Partial Function Application and Currying in Java

Writing functional code in Java has not been easy historically, and some aspects of functional programming were not even possible. Java 8 introduced lots of functional programming features (Functional Interfaces, Lambda Expressions, Stream API, and several other features). In this example, I will show how to do partial application and currying in Java.

Partial function application is the process of reducing the number of arguments, producing another function of smaller arity (number of arguments). Currying is the technique of translating the evaluation of a function that takes multiple arguments into evaluating a sequence of functions, each with a single argument. Currying is related to, but not the same as, partial application.

In functional languages, such as Haskell, functions are defined in the curried form by default. I.e., subtract 5 7 actually means (subtract 5) 7 :

Prelude> subtract 5 7
2
Prelude> (subtract 5) 7
2

which is the same as the following:

Prelude> let sub5 = subtract 5
Prelude> sub5 7
2

In Java, we need to write some additional code to achieve the same effect. For demonstration purposes, we will use the following class, which includes two methods for multiplying two and three numbers:

public class Example {

    public static int multiply(int x, int y) {
        return x * y;
    }

    public static int multiply3(int x, int y, int z) {
        return x * y * z;
    }
}

Here is a simple implementation of a partial application function in Java:

public static <A, B, R> Function<B, R> partial(BiFunction<A, B, R> f, A x) {
    return (y) -> f.apply(x, y);
}

Above, we use the Function (a function that accepts one argument) and BiFunction (a function that accepts two arguments) functional interfaces. Unfortunately, Java is more limited than other functional languages. Java has BiFunction, but no TriFunction and more. To handle more arguments, we need to define new functional interface:

@FunctionalInterface
interface TriFunction<A, B, C, R> {
    R apply(A a, B b, C c);
}

Now we can create two more partial application methods:

public static <A, B, C, R> Function<C, R> partial(TriFunction<A, B, C, R> f, A x, B y) {
    return (z) -> f.apply(x, y, z);
}

public static <A, B, C, R> BiFunction<B, C, R> partial(TriFunction<A, B, C, R> f, A x) {
    return (y, z) -> f.apply(x, y, z);
}

With our partial application methods, we can now do the following:

Function<Integer, Integer> mul5 = partial(Example::multiply, 5);
System.out.println(mul5.apply(2)); // 10
Function<Integer, Integer> mul53 = partial(Example::multiply3, 5, 3);
System.out.println(mul53.apply(2)); // 30
BiFunction<Integer, Integer, Integer> mul4 = partial(Example::multiply3, 4);
System.out.println(mul4.apply(2, 5)); // 40

Another cleaner and more “functional” way is to use lambda expressions in the partial application methods, like this:

BiFunction<Integer, Integer, Integer> subtract = (x, y) -> x - y;
Function<Integer, Integer> sub5 = partial(subtract, 5);
System.out.println(sub5.apply(2)); // 3

We can do it even more cleanly:

Function<Integer, Function<Integer, Integer>> subtractCur = x -> y -> x - y;
System.out.println(subtractCur.apply(10).apply(4)); // 6

Java allows us to implement partial application functions, but we have to create all variations separately.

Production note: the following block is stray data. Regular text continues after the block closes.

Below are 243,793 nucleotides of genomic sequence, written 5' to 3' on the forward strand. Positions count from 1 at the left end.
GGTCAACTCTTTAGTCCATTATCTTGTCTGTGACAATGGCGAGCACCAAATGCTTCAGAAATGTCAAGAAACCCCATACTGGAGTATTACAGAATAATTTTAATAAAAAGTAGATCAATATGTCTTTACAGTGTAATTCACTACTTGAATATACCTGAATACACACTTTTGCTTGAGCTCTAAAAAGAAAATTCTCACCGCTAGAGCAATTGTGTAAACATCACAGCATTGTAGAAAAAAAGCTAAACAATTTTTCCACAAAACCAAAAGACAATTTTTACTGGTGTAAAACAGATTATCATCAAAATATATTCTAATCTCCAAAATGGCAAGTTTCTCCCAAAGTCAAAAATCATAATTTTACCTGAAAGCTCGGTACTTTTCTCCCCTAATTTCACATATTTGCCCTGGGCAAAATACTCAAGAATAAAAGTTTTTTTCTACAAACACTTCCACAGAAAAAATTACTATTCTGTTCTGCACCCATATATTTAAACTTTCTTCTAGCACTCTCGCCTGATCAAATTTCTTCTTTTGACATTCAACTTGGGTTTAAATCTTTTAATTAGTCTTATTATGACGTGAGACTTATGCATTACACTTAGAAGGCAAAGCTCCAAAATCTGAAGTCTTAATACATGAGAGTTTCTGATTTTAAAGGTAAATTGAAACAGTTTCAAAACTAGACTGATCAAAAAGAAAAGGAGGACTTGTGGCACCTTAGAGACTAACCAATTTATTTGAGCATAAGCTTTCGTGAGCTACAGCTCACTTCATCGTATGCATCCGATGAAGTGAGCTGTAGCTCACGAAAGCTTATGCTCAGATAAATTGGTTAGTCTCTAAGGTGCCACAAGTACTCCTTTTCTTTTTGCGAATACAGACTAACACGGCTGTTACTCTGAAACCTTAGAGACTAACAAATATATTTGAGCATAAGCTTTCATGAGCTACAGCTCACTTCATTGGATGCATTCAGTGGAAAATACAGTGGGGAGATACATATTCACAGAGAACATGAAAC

The essential benefits of functional programming are the following:

  • Pure functions are easier to reason about (no unintended side effects, no external state, etc.).
  • Testing pure functions is easier.
  • Debugging is easier.
  • Functional code is more stable and reliable.
  • Functional code is easier to comprehend.

So, functional programming is a highly valued approach to writing code.

Here is the full source code:

package dev.isdn.demo.func.curry;

import java.util.function.Function;
import java.util.function.BiFunction;

public class Example {

    @FunctionalInterface
    interface TriFunction<A, B, C, R> {
        R apply(A a, B b, C c);
    }

    public static int multiply(int x, int y) {
        return x * y;
    }

    public static int multiply3(int x, int y, int z) {
        return x * y * z;
    }

    public static <A, B, R> Function<B, R> partial(BiFunction<A, B, R> f, A x) {
        return (y) -> f.apply(x, y);
    }

    public static <A, B, C, R> Function<C, R> partial(TriFunction<A, B, C, R> f, A x, B y) {
        return (z) -> f.apply(x, y, z);
    }

    public static <A, B, C, R> BiFunction<B, C, R> partial(TriFunction<A, B, C, R> f, A x) {
        return (y, z) -> f.apply(x, y, z);
    }

    public static void main(String[] args) {
        Function<Integer, Integer> mul5 = partial(Example::multiply, 5);
        System.out.println(mul5.apply(2)); // 10

        Function<Integer, Integer> mul53 = partial(Example::multiply3, 5, 3);
        System.out.println(mul53.apply(2)); // 30

        BiFunction<Integer, Integer, Integer> mul4 = partial(Example::multiply3, 4);
        System.out.println(mul4.apply(2, 5)); // 40

        BiFunction<Integer, Integer, Integer> subtract = (x, y) -> x - y;
        Function<Integer, Integer> sub5 = partial(subtract, 5);
        System.out.println(sub5.apply(2)); // 3

        Function<Integer, Function<Integer, Integer>> subtractCur = x -> y -> x - y;
        System.out.println(subtractCur.apply(10).apply(4)); // 6

    }
}

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